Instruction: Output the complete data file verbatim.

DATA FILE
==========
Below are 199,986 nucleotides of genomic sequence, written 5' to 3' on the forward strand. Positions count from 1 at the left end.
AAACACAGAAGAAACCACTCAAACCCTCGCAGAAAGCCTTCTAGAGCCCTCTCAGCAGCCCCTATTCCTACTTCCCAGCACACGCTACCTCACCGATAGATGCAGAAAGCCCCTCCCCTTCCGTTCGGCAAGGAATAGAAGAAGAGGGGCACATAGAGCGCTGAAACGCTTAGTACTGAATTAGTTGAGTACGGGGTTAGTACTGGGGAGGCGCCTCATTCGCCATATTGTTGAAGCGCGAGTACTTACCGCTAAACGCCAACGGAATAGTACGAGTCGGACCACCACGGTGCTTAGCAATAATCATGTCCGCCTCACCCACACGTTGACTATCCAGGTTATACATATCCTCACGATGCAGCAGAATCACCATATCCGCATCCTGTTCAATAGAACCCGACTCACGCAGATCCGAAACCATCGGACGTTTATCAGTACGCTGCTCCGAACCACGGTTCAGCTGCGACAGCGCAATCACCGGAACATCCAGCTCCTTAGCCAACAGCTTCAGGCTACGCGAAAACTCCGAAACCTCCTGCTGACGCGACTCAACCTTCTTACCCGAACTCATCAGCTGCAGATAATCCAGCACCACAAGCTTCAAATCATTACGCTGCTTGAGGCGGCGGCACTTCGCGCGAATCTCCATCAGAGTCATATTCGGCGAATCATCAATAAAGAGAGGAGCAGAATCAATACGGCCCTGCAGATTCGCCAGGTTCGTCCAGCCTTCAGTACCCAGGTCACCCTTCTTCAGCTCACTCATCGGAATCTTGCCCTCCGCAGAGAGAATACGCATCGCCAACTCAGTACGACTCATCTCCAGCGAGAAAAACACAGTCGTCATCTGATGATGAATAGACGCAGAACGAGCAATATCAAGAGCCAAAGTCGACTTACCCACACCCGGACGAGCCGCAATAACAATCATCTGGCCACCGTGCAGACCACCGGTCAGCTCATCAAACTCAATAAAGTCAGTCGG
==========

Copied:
Below are 199,986 nucleotides of genomic sequence, written 5' to 3' on the forward strand. Positions count from 1 at the left end.
AAACACAGAAGAAACCACTCAAACCCTCGCAGAAAGCCTTCTAGAGCCCTCTCAGCAGCCCCTATTCCTACTTCCCAGCACACGCTACCTCACCGATAGATGCAGAAAGCCCCTCCCCTTCCGTTCGGCAAGGAATAGAAGAAGAGGGGCACATAGAGCGCTGAAACGCTTAGTACTGAATTAGTTGAGTACGGGGTTAGTACTGGGGAGGCGCCTCATTCGCCATATTGTTGAAGCGCGAGTACTTACCGCTAAACGCCAACGGAATAGTACGAGTCGGACCACCACGGTGCTTAGCAATAATCATGTCCGCCTCACCCACACGTTGACTATCCAGGTTATACATATCCTCACGATGCAGCAGAATCACCATATCCGCATCCTGTTCAATAGAACCCGACTCACGCAGATCCGAAACCATCGGACGTTTATCAGTACGCTGCTCCGAACCACGGTTCAGCTGCGACAGCGCAATCACCGGAACATCCAGCTCCTTAGCCAACAGCTTCAGGCTACGCGAAAACTCCGAAACCTCCTGCTGACGCGACTCAACCTTCTTACCCGAACTCATCAGCTGCAGATAATCCAGCACCACAAGCTTCAAATCATTACGCTGCTTGAGGCGGCGGCACTTCGCGCGAATCTCCATCAGAGTCATATTCGGCGAATCATCAATAAAGAGAGGAGCAGAATCAATACGGCCCTGCAGATTCGCCAGGTTCGTCCAGCCTTCAGTACCCAGGTCACCCTTCTTCAGCTCACTCATCGGAATCTTGCCCTCCGCAGAGAGAATACGCATCGCCAACTCAGTACGACTCATCTCCAGCGAGAAAAACACAGTCGTCATCTGATGATGAATAGACGCAGAACGAGCAATATCAAGAGCCAAAGTCGACTTACCCACACCCGGACGAGCCGCAATAACAATCATCTGGCCACCGTGCAGACCACCGGTCAGCTCATCAAACTCAATAAAGTCAGTCGG